Our Favorite Strategies for an Inexpensive Holiday Season

Over the last several years, Sarah and I have had a very busy holiday season. We’ve celebrated Christmas with our three children and many different holiday gatherings each year with family and friends. We decorate our house each year for the holiday season, usually on the first weekend of December.

Those activities, from the decorating and the traveling to the gift-giving and the eating, add up to some serious expense. Each year, Sarah and I plan ahead for these costs, both in terms of saving money and in terms of implementing methods for spending less.

Here are eight strategies we implement each year to cut back on our holiday spending.

If you’re unsure what to give, give consumable gifts, ideally homemade ones

If your social circle is anything like ours, your gift list is a fairly long one and includes at least some people that are … shall we say, difficult to buy for.

The problem with hard-to-buy-for people is that it’s really easy to wind up giving them a gift that just fills up their closet – and that item ends up just being an expensive waste of everyone’s time.

Our solution is much simpler – give consumable gifts, ideally ones you’ve made yourself.

In past years, Sarah and I have made numerous homemade gifts, many of which we’ve turned into visual guides. Some of my favorites include vanilla extract, homemade soap, caramel apple jam, homemade beer, wine jelly, jar meals, crocheted clothing, personalized stationery, handmade ornaments, photo cubes, and homemade cookie bundles. Each of these gifts is pretty inexpensive to make and, although some of them do take some time, most are pretty easy.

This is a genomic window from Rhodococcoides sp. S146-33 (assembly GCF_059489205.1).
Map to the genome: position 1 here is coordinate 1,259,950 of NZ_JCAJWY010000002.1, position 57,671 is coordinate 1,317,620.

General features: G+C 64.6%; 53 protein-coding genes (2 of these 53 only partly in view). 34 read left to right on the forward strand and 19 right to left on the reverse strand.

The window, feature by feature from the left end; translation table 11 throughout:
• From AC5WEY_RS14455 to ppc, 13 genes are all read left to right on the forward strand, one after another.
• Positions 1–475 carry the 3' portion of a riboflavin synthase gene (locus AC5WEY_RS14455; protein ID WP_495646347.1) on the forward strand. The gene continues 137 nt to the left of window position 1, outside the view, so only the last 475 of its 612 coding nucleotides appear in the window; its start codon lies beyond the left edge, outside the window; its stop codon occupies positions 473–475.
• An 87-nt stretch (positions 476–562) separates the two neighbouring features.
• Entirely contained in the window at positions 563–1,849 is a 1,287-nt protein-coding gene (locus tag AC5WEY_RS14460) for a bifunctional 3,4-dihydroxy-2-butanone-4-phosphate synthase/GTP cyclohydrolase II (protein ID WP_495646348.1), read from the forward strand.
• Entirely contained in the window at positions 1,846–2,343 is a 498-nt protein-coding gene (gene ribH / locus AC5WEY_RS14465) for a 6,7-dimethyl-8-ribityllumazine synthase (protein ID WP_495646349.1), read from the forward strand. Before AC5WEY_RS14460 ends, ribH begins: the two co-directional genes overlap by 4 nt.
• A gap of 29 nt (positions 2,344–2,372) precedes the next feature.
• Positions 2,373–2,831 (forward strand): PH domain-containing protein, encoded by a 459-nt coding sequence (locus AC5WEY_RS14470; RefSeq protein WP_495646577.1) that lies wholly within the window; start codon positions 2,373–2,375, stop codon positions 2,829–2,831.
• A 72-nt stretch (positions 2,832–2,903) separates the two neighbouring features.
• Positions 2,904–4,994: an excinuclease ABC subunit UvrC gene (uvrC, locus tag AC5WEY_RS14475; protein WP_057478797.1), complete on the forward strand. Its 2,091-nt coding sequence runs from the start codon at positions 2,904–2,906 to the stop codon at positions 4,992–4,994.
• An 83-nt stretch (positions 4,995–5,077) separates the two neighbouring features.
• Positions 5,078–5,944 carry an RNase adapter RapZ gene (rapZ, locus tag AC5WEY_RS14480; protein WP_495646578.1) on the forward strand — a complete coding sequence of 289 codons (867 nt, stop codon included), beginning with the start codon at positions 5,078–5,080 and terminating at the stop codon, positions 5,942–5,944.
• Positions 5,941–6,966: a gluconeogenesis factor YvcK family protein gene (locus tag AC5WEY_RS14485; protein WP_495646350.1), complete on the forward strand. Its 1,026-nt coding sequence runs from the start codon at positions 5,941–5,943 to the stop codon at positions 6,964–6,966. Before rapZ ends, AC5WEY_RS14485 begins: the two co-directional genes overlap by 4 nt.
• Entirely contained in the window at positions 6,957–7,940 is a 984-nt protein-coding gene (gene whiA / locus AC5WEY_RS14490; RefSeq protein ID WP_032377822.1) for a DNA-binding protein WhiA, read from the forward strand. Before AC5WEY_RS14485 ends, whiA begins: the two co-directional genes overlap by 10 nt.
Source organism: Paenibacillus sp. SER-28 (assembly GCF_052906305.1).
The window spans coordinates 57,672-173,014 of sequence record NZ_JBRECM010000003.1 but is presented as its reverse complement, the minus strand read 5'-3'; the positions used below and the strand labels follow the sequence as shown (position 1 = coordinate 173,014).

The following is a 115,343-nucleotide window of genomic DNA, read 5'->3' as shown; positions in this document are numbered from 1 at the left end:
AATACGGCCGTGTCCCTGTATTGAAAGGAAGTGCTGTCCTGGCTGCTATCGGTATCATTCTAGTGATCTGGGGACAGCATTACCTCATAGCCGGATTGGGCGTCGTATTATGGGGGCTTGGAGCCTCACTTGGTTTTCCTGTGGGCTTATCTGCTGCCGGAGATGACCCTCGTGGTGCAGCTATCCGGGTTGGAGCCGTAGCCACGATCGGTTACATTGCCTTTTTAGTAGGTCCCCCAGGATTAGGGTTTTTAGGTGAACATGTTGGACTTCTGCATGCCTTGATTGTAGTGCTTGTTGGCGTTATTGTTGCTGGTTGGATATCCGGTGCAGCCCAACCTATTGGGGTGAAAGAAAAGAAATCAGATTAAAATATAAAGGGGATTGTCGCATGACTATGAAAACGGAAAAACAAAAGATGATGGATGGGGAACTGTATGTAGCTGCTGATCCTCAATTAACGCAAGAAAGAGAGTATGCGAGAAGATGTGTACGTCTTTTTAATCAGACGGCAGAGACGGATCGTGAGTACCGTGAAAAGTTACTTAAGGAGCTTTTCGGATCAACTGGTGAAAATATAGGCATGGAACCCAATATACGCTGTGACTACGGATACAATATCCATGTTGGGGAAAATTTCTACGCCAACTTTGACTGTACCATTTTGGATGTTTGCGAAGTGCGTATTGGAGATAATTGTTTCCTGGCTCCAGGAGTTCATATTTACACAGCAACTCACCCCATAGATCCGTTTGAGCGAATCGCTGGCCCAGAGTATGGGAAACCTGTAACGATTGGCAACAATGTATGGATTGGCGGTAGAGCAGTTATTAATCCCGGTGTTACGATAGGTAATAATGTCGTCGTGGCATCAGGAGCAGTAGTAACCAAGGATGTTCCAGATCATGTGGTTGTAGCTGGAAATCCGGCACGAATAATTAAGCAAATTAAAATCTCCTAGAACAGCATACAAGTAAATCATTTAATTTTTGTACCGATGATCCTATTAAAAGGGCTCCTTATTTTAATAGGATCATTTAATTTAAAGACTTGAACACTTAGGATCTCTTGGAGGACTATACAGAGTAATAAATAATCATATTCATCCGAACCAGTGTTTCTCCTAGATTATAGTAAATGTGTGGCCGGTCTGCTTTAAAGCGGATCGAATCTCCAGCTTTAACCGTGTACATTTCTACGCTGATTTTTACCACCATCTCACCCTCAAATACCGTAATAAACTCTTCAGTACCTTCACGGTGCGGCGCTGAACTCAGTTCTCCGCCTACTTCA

If making a gift isn’t your style, simply give an edible gift of some kind. A nice bottle of wine, a six pack of good craft beer, a couple bars of delicious chocolate, summer sausage and cheeses, some popcorn and seasonings… there are many, many edible gifts that people will actually appreciate. Not only that, it’s pretty easy to shop around for appropriate food items.

Make your own gift tags

Rather than buying gift tags, we just take small squares of matching wrapping paper, write the “to:” and “from:” information on the white side of the paper, then fold it in half and tape it to the wrapped gift.

These “tags” are essentially free and visually melt right into the wrapping paper, making them almost unnoticed. I like the visual appeal of a gift without a tag on it anyway, so we often put the tags on the bottom of gifts.

Decorate naturally

Rather than buying expensive decorations for Christmas, decorate as naturally as possible, using the bounty of the outdoors to make your home beautiful (and often add a wonderful subtle aroma). The best part? It’s free.